Fiorito, a venerable Argentine restaurant in Little Haiti, welcomes diners with an unmistakable entryway: a towering portrait of soccer favorite — and newly arrived Miami player — Lionel Messi.
Affectionately named after the birthplace of soccer icon Diego Maradona, Fiorito opened in 2012. It's a vibrant locale where culture and cuisine converge, and the space blends soccer-themed décor with an easygoing ambiance. The theme was crafted by the owners, brothers Maximiliano and Cristian Alvarez, who together bring years of restaurant industry experience from Miami and New York.
While Cristian wields his expertise in the kitchen, Maximiliano manages service and sommelier duties. Drawing inspiration from Argentina's bodegones — humble, family-style restaurants known for affordability and generous portions — the restaurant offers a welcome departure from Miami's more upscale steakhouse options.
"With all the fancy Argentine steakhouses around, we wanted something more laid-back and wallet-friendly," Maximiliano tells New Times. "We came up with the idea to jazz up the classic bodegón vibe."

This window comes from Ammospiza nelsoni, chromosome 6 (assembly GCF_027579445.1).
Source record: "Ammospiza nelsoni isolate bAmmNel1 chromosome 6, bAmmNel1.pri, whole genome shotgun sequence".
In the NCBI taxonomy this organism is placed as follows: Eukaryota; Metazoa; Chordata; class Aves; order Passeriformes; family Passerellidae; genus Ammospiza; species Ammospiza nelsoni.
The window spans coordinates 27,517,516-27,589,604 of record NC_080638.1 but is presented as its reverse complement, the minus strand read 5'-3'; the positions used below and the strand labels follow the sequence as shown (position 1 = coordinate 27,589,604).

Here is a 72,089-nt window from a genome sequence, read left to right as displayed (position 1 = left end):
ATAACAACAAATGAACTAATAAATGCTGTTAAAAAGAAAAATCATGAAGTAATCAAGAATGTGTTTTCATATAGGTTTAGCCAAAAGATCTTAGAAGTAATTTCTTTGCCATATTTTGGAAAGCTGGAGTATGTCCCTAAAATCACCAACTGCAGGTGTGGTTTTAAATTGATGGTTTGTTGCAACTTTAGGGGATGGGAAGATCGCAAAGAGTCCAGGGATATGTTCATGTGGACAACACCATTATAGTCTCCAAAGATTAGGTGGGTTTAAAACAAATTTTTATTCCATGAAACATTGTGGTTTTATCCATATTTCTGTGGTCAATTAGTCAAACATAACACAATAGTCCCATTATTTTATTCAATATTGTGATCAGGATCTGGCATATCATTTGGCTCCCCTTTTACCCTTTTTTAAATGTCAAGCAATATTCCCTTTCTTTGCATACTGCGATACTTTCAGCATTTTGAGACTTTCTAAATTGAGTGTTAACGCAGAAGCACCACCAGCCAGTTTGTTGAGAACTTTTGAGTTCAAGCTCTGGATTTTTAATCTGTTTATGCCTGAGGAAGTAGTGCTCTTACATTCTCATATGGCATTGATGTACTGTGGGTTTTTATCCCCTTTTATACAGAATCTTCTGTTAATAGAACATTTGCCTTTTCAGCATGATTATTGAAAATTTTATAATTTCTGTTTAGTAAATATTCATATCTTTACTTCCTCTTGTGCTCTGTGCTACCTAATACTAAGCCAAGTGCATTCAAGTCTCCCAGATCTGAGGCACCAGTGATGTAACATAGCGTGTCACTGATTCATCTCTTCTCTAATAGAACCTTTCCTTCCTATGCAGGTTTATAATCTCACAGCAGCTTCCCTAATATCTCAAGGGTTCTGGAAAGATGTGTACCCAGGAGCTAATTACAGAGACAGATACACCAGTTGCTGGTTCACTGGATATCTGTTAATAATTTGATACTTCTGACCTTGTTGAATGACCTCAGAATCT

No question about it: The Magic City's burgeoning fascination with soccer — specifically Argentina's 2022 World Cup win and Messi's more recent arrival — has helped to fuel Fiorito's popularity.
"The day Argentina won the World Cup was our best-selling day in our ten-year history," says Maximiliano. "Our success hasn't waned since. We've been featured in over 30 news outlets from across the globe in the past few months alone, and Messi's presence in Miami has been a game-changer for us."
In the kitchen, Cristian does the due diligence of bringing Argentine flavors to the table. He infuses every dish with home-cooked comfort derived from the memories of his mother's kitchen.
Don't overlook the succulent empanadas, a tribute to their father's cherished recipe. The beef rendition features cuts of ribeye, churrasco, and flank steak, all fine-chopped by hand before being stuffed into a house-made dough. Equally compelling, the corn empanadas arrive brimming with a blend of corn and creamy mozzarella cheese.
For a sweet finish, it is assumed you'll indulge in one of Fiorito's homemade dulce de leche-centric desserts. The flan and panqueques (crepes) are done well, embodying the essence of Argentina's culinary heritage.
"Our mission was to represent Argentina — our culture, values, and passion for soccer," sums up Maximiliano. "The restaurant stands as a testament to our journey as immigrants, creating a space that evokes the warmth and camaraderie of home that every Miamian can enjoy."
Fiorito. 5555 NE Second Ave., Miami; 786-321-5514; fioritomiami.com. Sunday through Thursday noon to 10 p.m.; Friday through Saturday noon to 11 p.m.